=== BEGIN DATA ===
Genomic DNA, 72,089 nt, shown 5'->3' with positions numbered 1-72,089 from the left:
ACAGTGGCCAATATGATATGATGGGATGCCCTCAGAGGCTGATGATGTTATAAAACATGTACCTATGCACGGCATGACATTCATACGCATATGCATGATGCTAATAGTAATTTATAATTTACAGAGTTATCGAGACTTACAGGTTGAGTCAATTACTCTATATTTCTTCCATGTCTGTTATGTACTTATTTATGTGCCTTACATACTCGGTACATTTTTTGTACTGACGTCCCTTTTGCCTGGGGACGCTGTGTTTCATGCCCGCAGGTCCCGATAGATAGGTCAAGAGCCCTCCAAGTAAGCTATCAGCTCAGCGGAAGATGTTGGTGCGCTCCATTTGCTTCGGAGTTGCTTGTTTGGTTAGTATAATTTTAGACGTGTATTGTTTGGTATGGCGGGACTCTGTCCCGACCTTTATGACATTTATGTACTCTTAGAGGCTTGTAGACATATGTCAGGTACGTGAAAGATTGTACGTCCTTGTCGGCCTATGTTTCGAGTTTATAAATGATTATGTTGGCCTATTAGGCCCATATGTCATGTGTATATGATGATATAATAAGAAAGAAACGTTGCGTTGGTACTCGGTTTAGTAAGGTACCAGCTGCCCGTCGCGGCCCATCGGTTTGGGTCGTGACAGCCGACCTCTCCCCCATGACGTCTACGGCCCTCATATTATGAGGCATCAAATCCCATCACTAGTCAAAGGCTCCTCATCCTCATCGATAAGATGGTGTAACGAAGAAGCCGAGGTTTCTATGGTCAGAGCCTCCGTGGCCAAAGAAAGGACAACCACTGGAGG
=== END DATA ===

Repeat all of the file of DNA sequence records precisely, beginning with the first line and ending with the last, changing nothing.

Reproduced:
Genomic DNA, 72,089 nt, shown 5'->3' with positions numbered 1-72,089 from the left:
ACAGTGGCCAATATGATATGATGGGATGCCCTCAGAGGCTGATGATGTTATAAAACATGTACCTATGCACGGCATGACATTCATACGCATATGCATGATGCTAATAGTAATTTATAATTTACAGAGTTATCGAGACTTACAGGTTGAGTCAATTACTCTATATTTCTTCCATGTCTGTTATGTACTTATTTATGTGCCTTACATACTCGGTACATTTTTTGTACTGACGTCCCTTTTGCCTGGGGACGCTGTGTTTCATGCCCGCAGGTCCCGATAGATAGGTCAAGAGCCCTCCAAGTAAGCTATCAGCTCAGCGGAAGATGTTGGTGCGCTCCATTTGCTTCGGAGTTGCTTGTTTGGTTAGTATAATTTTAGACGTGTATTGTTTGGTATGGCGGGACTCTGTCCCGACCTTTATGACATTTATGTACTCTTAGAGGCTTGTAGACATATGTCAGGTACGTGAAAGATTGTACGTCCTTGTCGGCCTATGTTTCGAGTTTATAAATGATTATGTTGGCCTATTAGGCCCATATGTCATGTGTATATGATGATATAATAAGAAAGAAACGTTGCGTTGGTACTCGGTTTAGTAAGGTACCAGCTGCCCGTCGCGGCCCATCGGTTTGGGTCGTGACAGCCGACCTCTCCCCCATGACGTCTACGGCCCTCATATTATGAGGCATCAAATCCCATCACTAGTCAAAGGCTCCTCATCCTCATCGATAAGATGGTGTAACGAAGAAGCCGAGGTTTCTATGGTCAGAGCCTCCGTGGCCAAAGAAAGGACAACCACTGGAGG